At the end of the day, which was a lot of fun, each lady had completed her box. Lynn K and I had decorated her boxes prior to the meeting to give the ladies some ideas. You might recognize Lynn’s box with the rabbit and the chicks from her post last Wednesday. Here is a collage of the ladies and their finished boxes. The name tags were for my benefit since this was my first time meeting most of them. My name tag read “Cupcake Judy”.
The following pictures are close-ups of the ladies’ boxes. Sandy’s antique furniture piece with the mirror was the perfect place to photograph the boxes so you could see the backs as well as the sides and tops.
As you can see in the photo above, Sharon added some extra embellishments to the inside of her box. A fun surprise for the recipient for the box when they have emptied it.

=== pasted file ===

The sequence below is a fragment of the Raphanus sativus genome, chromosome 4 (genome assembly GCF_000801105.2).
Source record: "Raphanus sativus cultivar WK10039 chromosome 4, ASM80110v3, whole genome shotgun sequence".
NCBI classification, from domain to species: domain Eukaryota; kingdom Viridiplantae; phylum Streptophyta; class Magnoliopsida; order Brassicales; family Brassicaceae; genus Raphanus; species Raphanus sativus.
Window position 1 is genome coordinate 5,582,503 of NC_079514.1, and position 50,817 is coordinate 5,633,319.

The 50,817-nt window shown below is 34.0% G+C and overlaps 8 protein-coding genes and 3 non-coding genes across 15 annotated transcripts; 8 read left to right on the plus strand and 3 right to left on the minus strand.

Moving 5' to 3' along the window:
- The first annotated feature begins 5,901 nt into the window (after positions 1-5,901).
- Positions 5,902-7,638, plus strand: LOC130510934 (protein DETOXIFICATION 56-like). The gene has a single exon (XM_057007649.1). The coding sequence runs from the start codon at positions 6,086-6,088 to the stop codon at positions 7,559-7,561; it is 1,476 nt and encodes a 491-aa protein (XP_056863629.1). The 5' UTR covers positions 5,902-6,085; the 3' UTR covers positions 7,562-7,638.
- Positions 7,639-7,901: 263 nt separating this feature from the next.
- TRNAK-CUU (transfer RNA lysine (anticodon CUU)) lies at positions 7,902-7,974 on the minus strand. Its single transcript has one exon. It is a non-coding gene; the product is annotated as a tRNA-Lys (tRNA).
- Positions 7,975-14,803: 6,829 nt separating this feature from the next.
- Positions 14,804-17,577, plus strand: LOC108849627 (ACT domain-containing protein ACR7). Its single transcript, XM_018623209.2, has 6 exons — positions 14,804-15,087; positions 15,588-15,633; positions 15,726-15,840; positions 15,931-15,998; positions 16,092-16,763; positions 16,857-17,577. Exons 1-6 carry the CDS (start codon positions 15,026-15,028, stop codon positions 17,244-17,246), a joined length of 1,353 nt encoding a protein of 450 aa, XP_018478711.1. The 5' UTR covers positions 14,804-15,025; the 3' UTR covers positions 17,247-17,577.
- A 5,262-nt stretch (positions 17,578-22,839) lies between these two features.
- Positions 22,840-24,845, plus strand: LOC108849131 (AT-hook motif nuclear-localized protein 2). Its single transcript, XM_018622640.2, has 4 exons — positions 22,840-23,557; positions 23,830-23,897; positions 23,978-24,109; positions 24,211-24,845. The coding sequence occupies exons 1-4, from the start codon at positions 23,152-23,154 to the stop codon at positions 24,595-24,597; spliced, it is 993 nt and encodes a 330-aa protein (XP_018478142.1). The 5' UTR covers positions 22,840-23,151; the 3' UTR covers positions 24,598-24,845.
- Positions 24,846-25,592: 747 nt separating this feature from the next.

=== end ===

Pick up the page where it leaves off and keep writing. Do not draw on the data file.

Now that you have seen some of the end results, lets go back to the beginning to show you the steps to get the boxes and tops ready for embellishing.
When I decided to make egg shaped boxes, I wanted to use a paper/material that had more body to it than the heaviest cardstock that I could find. I spent quite a bit of time looking for very heavy double sided cardstock. I didn’t find any that was sturdy enough. I made some trial boxes out of the heaviest ones that I found but still wasn’t happy with them. Finally, I decided to try to laminate cardstock to other cardstock or scrapbook papers or even fabrics using the heat fusible material called Heat n Bond. The test pieces of laminated papers/fabrics worked like I wanted. Depending on the weight of the papers or fabrics used, it was sometimes necessary to add an additional layer of cardstock in the middle of the “sandwich”. Also, when a light colored fabric is being fused to a darker colored cardstock, adding a layer of light weight white cardstock between the fabric and the dark cardstock gives the resulting laminated piece extra body as well as keeping the fabric colors true. Most fabrics won’t add much body to the finished “sandwich”.